(Author’s Note: This chapter contains quotes from “The Lady of Rohan” by Killarney Traynor. See fellowshipandfairydust.com/2019/05/13/the-lady-of-rohan/)
That winter was hard, and the king declined further, until he was little more than a corpse. Orcs came down from the Emyn Muil, and the new orcs branded with the white hand were among them. It was discovered that these new orcs came from Orthanc, the stronghold of Saruman. Theodred, Eomer and Elfhelm took all three of their éoreds out together to the Westfold to fight them. After the battle was won, Elfhelm returned to Edoras and Eomer stayed in the Westfold hunting stragglers, as he had been ordered by the king, while Theodred continued to the River Isen to guard the ford from any orcs that might try to cross.
The day after Elfhelm returned, a messenger came.
“My Lord King,” he said, “My Lord Eomer has disobeyed your orders to stay in the Westfold in order to reinforce the position of your son Lord Theodred, whose position, we have been told, is tenuous at best.”
The king nodded minutely.
“My lord,” Grima Wormtongue said, “surely Lord Eomer should have heeded your instructions. This insubordination should be punished. Banishment would be a just action.”
Eowyn could keep still no longer. “With all due respect,” she cried, rising to her feet, “you would have the king banish his nephew for the crime of riding to the aid of the king’s own son and heir?”
The advisor opened his mouth to speak, but said nothing, apparently at a loss for words.
“The idea is preposterous,” Eowyn continued. “The consequences would be grievous indeed – without Lord Eomer’s support, Lord Theodred and his éored could all fall. With Eomer banished, I would be the remaining heir. I know very little of the art and strategies of war. And then there’s the question of how many men would listen to me. You, Grima, have never been so inclined. Nay, banishing Lord Eomer would be a poor choice indeed.” Satisfied, Eowyn sat down again, slightly surprised at her own outburst. Realizing Wormtongue was still staring at her – though he had closed his mouth – she calmly met his gaze until he turned away. Pleased at the outcome, Eowyn returned to her needlework. She replayed the scene in her mind, carefully keeping a straight face. When she reached the part where she had said, ‘how many men would listen to me,’ she stopped short, arrested by a new idea. What if that was his plan? she wondered, suddenly fearful. What if Grima intends to rid himself of Eomer and Theodred, so I’m the heir? Perhaps he thinks he can force me to marry him, so he would be the rightful ruler of Rohan! Still keeping a calm outward appearance, she mentally shook her head and squared her shoulders. Never! I’ll die first, she thought fiercely. Or kill him, if I must. Though it would be far easier to kill myself than to kill someone else, even someone as hateful as Wormtongue.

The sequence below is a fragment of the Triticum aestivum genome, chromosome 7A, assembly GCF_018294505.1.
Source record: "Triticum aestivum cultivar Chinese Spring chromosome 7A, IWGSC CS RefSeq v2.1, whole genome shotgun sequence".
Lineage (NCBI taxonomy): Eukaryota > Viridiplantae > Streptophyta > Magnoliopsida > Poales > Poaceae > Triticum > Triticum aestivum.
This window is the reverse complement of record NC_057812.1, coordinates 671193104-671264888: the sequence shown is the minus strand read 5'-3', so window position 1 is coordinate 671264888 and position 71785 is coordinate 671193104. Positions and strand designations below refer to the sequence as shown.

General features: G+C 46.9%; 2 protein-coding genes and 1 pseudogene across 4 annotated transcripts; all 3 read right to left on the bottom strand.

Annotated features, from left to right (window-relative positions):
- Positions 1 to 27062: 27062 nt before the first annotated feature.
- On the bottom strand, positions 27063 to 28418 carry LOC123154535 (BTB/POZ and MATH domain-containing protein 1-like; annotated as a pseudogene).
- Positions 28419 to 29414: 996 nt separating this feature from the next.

The king broke the silence suddenly, leaning forward. “Eomer shall not be punished, nor reprimanded.” He slumped back as if exhausted by the effort.
“Yes, my lord,” Grima said. But his face twitched, as if keeping it blank was only accomplished by an extreme act of will.
The next day, another messenger arrived.
“My Lord King,” he cried, his eyes wide. He faltered, cleared his throat and tried again. “My Lord King….” He hesitated again, glancing at Eowyn. She was seized with a terrible dread, but nodded encouragingly at the messenger.